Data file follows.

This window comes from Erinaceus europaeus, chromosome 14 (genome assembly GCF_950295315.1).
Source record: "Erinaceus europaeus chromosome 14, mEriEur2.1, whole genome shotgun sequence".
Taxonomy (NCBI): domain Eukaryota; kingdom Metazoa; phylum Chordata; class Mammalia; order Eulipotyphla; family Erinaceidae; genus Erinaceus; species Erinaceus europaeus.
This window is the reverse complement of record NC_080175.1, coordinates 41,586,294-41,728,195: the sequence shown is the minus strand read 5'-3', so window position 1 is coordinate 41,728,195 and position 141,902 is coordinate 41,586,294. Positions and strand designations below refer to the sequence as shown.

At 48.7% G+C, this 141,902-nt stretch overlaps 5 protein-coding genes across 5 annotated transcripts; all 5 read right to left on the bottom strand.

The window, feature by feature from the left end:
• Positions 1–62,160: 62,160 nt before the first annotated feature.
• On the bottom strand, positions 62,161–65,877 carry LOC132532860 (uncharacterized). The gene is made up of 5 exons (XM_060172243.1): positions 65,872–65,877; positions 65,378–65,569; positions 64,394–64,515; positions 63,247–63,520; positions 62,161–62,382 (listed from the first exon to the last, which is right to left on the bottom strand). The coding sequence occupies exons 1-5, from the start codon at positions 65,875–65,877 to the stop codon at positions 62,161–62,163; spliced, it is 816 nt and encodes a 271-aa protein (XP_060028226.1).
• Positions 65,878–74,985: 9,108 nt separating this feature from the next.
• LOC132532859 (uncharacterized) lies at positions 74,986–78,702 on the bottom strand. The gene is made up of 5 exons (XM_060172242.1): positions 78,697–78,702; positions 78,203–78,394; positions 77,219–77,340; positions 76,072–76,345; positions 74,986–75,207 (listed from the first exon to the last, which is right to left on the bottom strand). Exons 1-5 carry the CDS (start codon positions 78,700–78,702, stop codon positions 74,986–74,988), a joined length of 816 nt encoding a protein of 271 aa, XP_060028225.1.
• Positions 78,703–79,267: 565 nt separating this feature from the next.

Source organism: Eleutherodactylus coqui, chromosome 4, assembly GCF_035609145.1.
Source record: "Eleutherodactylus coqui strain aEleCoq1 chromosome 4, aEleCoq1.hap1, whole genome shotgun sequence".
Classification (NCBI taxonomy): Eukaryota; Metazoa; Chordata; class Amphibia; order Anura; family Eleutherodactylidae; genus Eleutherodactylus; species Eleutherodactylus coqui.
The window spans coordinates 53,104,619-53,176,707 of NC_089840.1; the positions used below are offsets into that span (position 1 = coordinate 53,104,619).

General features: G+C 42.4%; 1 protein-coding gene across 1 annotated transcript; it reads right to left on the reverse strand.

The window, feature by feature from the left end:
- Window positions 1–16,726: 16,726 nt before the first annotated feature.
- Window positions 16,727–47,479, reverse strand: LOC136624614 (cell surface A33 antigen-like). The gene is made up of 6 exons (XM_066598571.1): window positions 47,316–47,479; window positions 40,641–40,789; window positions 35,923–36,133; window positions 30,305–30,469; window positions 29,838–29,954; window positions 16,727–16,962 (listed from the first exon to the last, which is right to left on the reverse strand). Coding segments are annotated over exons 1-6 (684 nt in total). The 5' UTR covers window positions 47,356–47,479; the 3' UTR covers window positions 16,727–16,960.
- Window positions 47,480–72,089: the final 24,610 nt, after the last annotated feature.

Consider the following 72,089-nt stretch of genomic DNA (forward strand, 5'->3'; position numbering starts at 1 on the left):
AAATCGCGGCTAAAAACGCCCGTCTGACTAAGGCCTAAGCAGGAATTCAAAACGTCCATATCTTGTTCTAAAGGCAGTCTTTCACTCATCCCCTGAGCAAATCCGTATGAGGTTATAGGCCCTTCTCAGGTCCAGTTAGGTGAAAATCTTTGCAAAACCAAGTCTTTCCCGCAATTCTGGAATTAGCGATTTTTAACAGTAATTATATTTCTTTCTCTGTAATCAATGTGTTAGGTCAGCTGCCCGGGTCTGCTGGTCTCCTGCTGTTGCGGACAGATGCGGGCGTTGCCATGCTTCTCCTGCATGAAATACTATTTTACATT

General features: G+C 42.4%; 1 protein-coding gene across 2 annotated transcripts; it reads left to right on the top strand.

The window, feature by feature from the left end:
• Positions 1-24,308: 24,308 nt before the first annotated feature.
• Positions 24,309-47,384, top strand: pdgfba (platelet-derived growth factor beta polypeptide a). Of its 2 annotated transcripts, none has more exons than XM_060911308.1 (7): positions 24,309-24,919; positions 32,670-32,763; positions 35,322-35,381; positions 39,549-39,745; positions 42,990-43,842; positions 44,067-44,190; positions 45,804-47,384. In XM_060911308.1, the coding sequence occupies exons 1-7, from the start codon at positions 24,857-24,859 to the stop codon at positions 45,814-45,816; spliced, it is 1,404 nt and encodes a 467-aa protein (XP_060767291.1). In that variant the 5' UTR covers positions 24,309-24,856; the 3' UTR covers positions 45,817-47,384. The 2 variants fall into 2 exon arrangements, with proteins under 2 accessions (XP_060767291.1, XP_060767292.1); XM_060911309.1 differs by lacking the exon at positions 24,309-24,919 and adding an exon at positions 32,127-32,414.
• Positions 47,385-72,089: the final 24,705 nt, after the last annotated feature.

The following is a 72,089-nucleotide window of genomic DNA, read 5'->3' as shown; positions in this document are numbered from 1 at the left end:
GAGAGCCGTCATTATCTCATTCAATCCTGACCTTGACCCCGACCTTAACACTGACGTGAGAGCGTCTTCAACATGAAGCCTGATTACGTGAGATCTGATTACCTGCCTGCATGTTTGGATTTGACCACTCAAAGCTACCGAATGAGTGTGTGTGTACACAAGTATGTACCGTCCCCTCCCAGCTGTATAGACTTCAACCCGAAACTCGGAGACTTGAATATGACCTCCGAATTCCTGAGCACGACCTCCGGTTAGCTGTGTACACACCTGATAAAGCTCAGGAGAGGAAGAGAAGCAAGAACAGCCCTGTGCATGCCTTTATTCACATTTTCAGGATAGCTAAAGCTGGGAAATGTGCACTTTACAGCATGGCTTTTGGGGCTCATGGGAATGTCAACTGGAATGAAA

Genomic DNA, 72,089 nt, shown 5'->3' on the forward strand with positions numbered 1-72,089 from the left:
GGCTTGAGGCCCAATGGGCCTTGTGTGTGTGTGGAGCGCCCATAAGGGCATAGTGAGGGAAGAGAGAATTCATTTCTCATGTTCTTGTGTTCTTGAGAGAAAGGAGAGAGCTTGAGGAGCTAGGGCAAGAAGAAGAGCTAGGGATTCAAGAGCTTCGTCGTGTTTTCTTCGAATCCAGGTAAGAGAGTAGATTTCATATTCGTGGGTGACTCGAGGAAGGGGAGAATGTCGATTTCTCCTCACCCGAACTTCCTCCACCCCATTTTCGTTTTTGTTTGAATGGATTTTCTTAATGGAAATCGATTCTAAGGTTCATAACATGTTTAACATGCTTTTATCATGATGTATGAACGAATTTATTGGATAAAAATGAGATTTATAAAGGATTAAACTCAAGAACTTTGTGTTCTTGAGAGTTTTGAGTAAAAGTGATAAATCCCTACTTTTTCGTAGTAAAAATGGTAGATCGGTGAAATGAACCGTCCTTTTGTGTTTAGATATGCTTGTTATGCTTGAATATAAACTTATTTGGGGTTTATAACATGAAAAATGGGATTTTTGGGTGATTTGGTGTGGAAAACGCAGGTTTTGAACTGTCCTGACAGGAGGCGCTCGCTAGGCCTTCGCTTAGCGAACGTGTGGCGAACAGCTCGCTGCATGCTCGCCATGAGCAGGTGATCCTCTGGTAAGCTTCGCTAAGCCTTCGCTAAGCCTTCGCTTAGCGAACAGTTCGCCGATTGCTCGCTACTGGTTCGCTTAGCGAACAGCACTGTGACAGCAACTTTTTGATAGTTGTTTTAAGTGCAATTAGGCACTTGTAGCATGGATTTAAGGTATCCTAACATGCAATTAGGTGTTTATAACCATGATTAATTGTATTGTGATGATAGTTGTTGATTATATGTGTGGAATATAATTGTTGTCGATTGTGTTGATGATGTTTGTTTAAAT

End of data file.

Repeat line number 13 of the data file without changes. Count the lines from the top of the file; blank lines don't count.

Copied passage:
Source record: "Eleutherodactylus coqui strain aEleCoq1 chromosome 4, aEleCoq1.hap1, whole genome shotgun sequence".